Aaron Hill, executive director of Watershed Watch Salmon Society

As I write this, my wife is homeschooling our daughter. Like millions of parents around the world, we are doing our best to navigate the age of COVID-19. My family and I are some of the lucky ones. Even though my wife’s business is shut down due to the virus, bringing our household income down, it also means she is able to look after our daughter while schools are closed. And we are still able to pay our bills. Every day is a balancing act between working and being present to my family and community. But we have it good compared to all those single parents, front line workers, and many others who are stretched so much further right now.

Although the economy is slowing down as everyone stays home, B.C.’s wild salmon still face the same challenges as they did two months ago: fish farm viruses and parasites are still infecting young wild salmon as they migrate out to sea, fishing plans are being developed for the coming season, and vast areas of salmon habitat are still under threat or in need of restoration.

Watching our grocery stores get emptied out, our supply chains struggle, and our urban spaces become devoid of people, the importance of our wild salmon and watersheds has come into sharp focus. We need healthy watersheds that supply clean drinking water and support abundant fish and wildlife populations. We need good jobs that don’t destroy our natural wealth and the security it provides. We need wild spaces where we can go to remember who we are.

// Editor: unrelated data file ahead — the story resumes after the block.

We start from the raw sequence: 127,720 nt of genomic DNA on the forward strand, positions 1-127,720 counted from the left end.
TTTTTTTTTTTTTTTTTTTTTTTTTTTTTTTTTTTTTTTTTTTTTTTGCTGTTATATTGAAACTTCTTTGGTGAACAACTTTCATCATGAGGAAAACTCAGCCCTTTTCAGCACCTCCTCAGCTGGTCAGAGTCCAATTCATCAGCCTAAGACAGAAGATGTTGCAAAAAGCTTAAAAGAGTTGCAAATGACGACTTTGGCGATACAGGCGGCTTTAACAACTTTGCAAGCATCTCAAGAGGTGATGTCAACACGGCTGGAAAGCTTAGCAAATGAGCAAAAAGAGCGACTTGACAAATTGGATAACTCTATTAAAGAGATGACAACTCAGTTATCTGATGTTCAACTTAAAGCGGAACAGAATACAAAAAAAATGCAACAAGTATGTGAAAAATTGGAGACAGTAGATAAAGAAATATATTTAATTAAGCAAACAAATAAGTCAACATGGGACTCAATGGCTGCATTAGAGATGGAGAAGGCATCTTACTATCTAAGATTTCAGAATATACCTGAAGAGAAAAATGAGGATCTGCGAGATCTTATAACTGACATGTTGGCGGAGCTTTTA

Our provincial and federal governments are planning post-COVID stimulus measures. They are deciding how to spend public money in order to create desperately-needed jobs. Their decisions can either help or harm our wild fish and rivers. That is why we are pushing now for a post-COVID future that prioritizes wild salmon restoration and green infrastructure, and doesn’t sacrifice the natural assets that provide a true safety net when all else fails.

One place to start is upgrading flood control infrastructure around the lower Fraser valley that unnecessarily blocks over 1500 km of formerly productive salmon habitat, and restoring these habitats once they are opened back up to fish. These upgrades can be made in a way that better protects communities from flooding, and creates good local jobs in engineering and construction, while turning neglected local waterways into vibrant centres of natural beauty and salmon productivity.

We will keep you updated on this and other initiatives in the coming weeks and months. And don’t worry if you can’t pay as much attention as usual to wild salmon conservation. Keeping yourself, your family, and your community safe is job number one. Keeping watch for the health of the fish is our job and we’re still on it.

NB. If you have some time on your hands and want to get involved, please shoot us a note or visit our campaign pages to learn more and take action for wild salmon:

Connected Waters – opening up and restoring wild salmon habitat in the lower Fraser

Safe Passage and Safe Salmon – getting fish farms off the B.C. coast

Code Blue – securing and sustaining B.C.’s freshwater sources forever

Defend the Heart of the Fraser – protecting the vital stretch of critical wild salmon and sturgeon habitat known as the Heart of the Fraser